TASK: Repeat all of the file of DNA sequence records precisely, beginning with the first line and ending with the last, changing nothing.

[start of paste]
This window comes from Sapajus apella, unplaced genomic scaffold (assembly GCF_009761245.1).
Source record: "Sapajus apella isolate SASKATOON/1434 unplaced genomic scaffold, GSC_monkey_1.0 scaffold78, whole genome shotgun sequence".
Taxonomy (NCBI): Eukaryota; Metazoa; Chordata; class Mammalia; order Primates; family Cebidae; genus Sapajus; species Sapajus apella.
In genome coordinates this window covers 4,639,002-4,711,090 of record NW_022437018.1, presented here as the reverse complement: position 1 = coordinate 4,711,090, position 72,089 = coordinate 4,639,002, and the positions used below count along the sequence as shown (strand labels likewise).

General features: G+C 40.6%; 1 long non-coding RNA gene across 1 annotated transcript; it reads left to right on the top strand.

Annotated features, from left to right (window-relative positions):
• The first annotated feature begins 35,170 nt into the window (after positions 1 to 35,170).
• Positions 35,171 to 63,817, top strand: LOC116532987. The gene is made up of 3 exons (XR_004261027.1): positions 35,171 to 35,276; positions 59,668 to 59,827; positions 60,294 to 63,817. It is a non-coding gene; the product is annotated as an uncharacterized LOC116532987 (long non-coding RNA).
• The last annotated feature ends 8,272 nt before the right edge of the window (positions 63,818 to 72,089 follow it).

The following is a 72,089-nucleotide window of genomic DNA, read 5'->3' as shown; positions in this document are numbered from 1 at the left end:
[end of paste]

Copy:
This window comes from Sapajus apella, unplaced genomic scaffold (assembly GCF_009761245.1).
Source record: "Sapajus apella isolate SASKATOON/1434 unplaced genomic scaffold, GSC_monkey_1.0 scaffold78, whole genome shotgun sequence".
Taxonomy (NCBI): Eukaryota; Metazoa; Chordata; class Mammalia; order Primates; family Cebidae; genus Sapajus; species Sapajus apella.
In genome coordinates this window covers 4,639,002-4,711,090 of record NW_022437018.1, presented here as the reverse complement: position 1 = coordinate 4,711,090, position 72,089 = coordinate 4,639,002, and the positions used below count along the sequence as shown (strand labels likewise).

General features: G+C 40.6%; 1 long non-coding RNA gene across 1 annotated transcript; it reads left to right on the top strand.

Annotated features, from left to right (window-relative positions):
• The first annotated feature begins 35,170 nt into the window (after positions 1 to 35,170).
• Positions 35,171 to 63,817, top strand: LOC116532987. The gene is made up of 3 exons (XR_004261027.1): positions 35,171 to 35,276; positions 59,668 to 59,827; positions 60,294 to 63,817. It is a non-coding gene; the product is annotated as an uncharacterized LOC116532987 (long non-coding RNA).
• The last annotated feature ends 8,272 nt before the right edge of the window (positions 63,818 to 72,089 follow it).

The following is a 72,089-nucleotide window of genomic DNA, read 5'->3' as shown; positions in this document are numbered from 1 at the left end: